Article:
I often ask myself whether I really do worship the same God of white religious conservatives. On this Holy Week, when I reflect on the Christian story of Christ crucified, it is a story to me of a man who came, radically served his community, challenged the unjust show of state power, embraced children, working-class men and promiscuous women and sexual minorities (eunuchs). Of the many things Jesus preached about, he never found time to even mention gay people, let alone condemn them. His message of radical inclusivity was so threatening that the state lynched him for fear that he was fomenting a cultural and political rebellion. They viewed such acts as criminal acts and they treated Jesus as a criminal. And all who followed him were marked for death.

This is why I identify with the story of Jesus. And frankly, it is the only story there really is. This white, blond-haired, blue-eyed, gun-toting, Bible-quoting Jesus of the religious right is a god of their own making. I call this god, the god of white supremacy and patriarchy. There is nothing about their god that speaks to me as a Black woman of working-class background living in a country where police routinely murder black men and beat the hell out of black women, where the rich get richer while politicians find ever more reasons to extract from the poor, and where the lives the church imagines for women still center around marriage and motherhood, and no sex if you’re single.

This God isn’t the God that I serve. There is nothing holy, loving, righteous, inclusive, liberatory or theologically sound about him. He might be “biblical” but he’s also an asshole.

The Jesus I know, love, talk about and choose to retain was a radical, freedom-loving, justice-seeking, potentially queer (because he was either asexual or a priest married to a prostitute), feminist healer, unimpressed by scripture-quoters and religious law-keepers, seduced neither by power nor evil.


The Japanese stock market is rocking thanks to quantitative easing. The real economy? Not so much. Zero Hedge posts:

The real punchline when it comes to the Japanese QE experience is that the so-called “wealth effect” — which certainly makes the wealthy wealthier but exactly how far down the benefit ultimately trickles is up for debate — is on steroids because not only is the central bank helping to push up the prices of the financial assets held by the rich, the BoJ actually won’t let them fall, as we recently discovered when it was revealed that the bank intervenes in morning trading when sentiment seems less than euphoric. In other words, they are more than “supportive”, they have openly rigged the system, and we don’t mean in a kind of “behind the scenes the market is rigged by HFT firms that never have losing trading days” type of way — we mean in a blatant “we’ll print money and buy every single ETF that trades if we have to in order to ensure that stocks don’t fall” type of way. But we guess the fact that this is increasing the disparity between the haves and the have-nots is just further evidence that, much like poor people in the US, Japan’s poor similarly don’t understand Janet Yellen’s extolling of the virtues of having assets.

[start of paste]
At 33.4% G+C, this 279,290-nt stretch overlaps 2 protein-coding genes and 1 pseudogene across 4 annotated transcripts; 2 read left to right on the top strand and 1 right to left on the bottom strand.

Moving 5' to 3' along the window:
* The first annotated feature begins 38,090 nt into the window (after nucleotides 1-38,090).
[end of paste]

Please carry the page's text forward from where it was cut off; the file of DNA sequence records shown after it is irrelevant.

Re: Charlie Hebdo, George Weigel rightly calls it nihilism.

My venerable Webster’s Seventh New Collegiate Dictionary defines “satire” as “a literary work holding up human vices and follies to ridicule or scorn,” the secondary definition being “trenchant wit, irony, or sarcasm used to expose and discredit vice or folly.” That is not what Charlie Hebdo does. Issue after issue, Charlie Hebdo mocks, not vice and folly (which are fair game), but many people’s most deeply held and cherished beliefs, including their religious convictions. I won’t describe its cover cartoon lampooning the doctrine of the Trinity after the Catholic bishops of France had opposed so-called “gay marriage;” if that cover was not pornographic, than the word “pornographic” has no meaning.

In the world of Charlie Hebdo, sadly, all religious convictions (indeed all serious convictions about moral truth) are, by definition, fanaticism—and thus susceptible to the mockery of the “enlightened.” But that crude caricature of religious belief and moral conviction is false; it’s adolescent, if not downright childish; it inevitably lends itself to the kind of vulgarity that intends to wound, not amuse; and over the long haul, it’s as corrosive of the foundations of a decent society as the demented rage of the jihadists who murdered members of Charlie Hebdo’s staff.

The sophomoric nastiness regularly displayed in Charlie Hebdo most certainly does not constitute any sort of warrant for homicide; the incapacity of some Muslims to live in pluralistic societies and the rage to which those incapacities lead is a grave threat to the West. The question is: what do those two truths have to do with each other?

Here’s my suggestion: You can’t beat something with nothing—perhaps better, you can’t beat something with nothingness.